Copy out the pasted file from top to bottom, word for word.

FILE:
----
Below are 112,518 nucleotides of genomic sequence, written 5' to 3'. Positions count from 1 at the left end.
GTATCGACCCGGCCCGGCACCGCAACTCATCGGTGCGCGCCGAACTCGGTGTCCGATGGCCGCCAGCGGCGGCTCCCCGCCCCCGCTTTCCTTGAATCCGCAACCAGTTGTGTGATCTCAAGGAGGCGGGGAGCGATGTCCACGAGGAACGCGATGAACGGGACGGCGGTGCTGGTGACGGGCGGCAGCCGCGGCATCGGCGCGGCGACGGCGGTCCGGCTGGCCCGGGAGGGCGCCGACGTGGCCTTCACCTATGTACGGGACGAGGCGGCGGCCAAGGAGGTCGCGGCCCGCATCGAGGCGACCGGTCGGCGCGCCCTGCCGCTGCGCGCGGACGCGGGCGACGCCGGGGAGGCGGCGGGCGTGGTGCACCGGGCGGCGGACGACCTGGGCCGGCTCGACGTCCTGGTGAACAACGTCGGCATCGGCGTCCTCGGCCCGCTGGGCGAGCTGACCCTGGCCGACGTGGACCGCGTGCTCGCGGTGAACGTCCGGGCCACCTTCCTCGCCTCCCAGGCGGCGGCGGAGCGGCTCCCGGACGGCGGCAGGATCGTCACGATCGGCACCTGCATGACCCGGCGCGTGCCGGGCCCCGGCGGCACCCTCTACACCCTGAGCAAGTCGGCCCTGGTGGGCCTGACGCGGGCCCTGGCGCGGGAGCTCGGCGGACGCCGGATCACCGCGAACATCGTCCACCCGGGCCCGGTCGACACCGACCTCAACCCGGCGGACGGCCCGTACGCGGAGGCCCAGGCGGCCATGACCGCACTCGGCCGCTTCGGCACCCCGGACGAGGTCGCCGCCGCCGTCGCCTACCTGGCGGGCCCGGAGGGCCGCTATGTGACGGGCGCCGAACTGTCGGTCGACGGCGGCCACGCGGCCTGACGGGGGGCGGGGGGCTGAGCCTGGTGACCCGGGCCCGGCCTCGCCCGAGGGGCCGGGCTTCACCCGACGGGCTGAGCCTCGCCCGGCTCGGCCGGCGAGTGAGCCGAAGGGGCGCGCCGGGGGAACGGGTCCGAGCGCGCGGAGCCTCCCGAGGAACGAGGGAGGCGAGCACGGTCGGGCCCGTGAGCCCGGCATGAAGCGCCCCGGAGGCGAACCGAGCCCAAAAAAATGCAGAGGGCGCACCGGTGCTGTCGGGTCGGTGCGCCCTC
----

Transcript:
Below are 112,518 nucleotides of genomic sequence, written 5' to 3'. Positions count from 1 at the left end.
GTATCGACCCGGCCCGGCACCGCAACTCATCGGTGCGCGCCGAACTCGGTGTCCGATGGCCGCCAGCGGCGGCTCCCCGCCCCCGCTTTCCTTGAATCCGCAACCAGTTGTGTGATCTCAAGGAGGCGGGGAGCGATGTCCACGAGGAACGCGATGAACGGGACGGCGGTGCTGGTGACGGGCGGCAGCCGCGGCATCGGCGCGGCGACGGCGGTCCGGCTGGCCCGGGAGGGCGCCGACGTGGCCTTCACCTATGTACGGGACGAGGCGGCGGCCAAGGAGGTCGCGGCCCGCATCGAGGCGACCGGTCGGCGCGCCCTGCCGCTGCGCGCGGACGCGGGCGACGCCGGGGAGGCGGCGGGCGTGGTGCACCGGGCGGCGGACGACCTGGGCCGGCTCGACGTCCTGGTGAACAACGTCGGCATCGGCGTCCTCGGCCCGCTGGGCGAGCTGACCCTGGCCGACGTGGACCGCGTGCTCGCGGTGAACGTCCGGGCCACCTTCCTCGCCTCCCAGGCGGCGGCGGAGCGGCTCCCGGACGGCGGCAGGATCGTCACGATCGGCACCTGCATGACCCGGCGCGTGCCGGGCCCCGGCGGCACCCTCTACACCCTGAGCAAGTCGGCCCTGGTGGGCCTGACGCGGGCCCTGGCGCGGGAGCTCGGCGGACGCCGGATCACCGCGAACATCGTCCACCCGGGCCCGGTCGACACCGACCTCAACCCGGCGGACGGCCCGTACGCGGAGGCCCAGGCGGCCATGACCGCACTCGGCCGCTTCGGCACCCCGGACGAGGTCGCCGCCGCCGTCGCCTACCTGGCGGGCCCGGAGGGCCGCTATGTGACGGGCGCCGAACTGTCGGTCGACGGCGGCCACGCGGCCTGACGGGGGGCGGGGGGCTGAGCCTGGTGACCCGGGCCCGGCCTCGCCCGAGGGGCCGGGCTTCACCCGACGGGCTGAGCCTCGCCCGGCTCGGCCGGCGAGTGAGCCGAAGGGGCGCGCCGGGGGAACGGGTCCGAGCGCGCGGAGCCTCCCGAGGAACGAGGGAGGCGAGCACGGTCGGGCCCGTGAGCCCGGCATGAAGCGCCCCGGAGGCGAACCGAGCCCAAAAAAATGCAGAGGGCGCACCGGTGCTGTCGGGTCGGTGCGCCCTC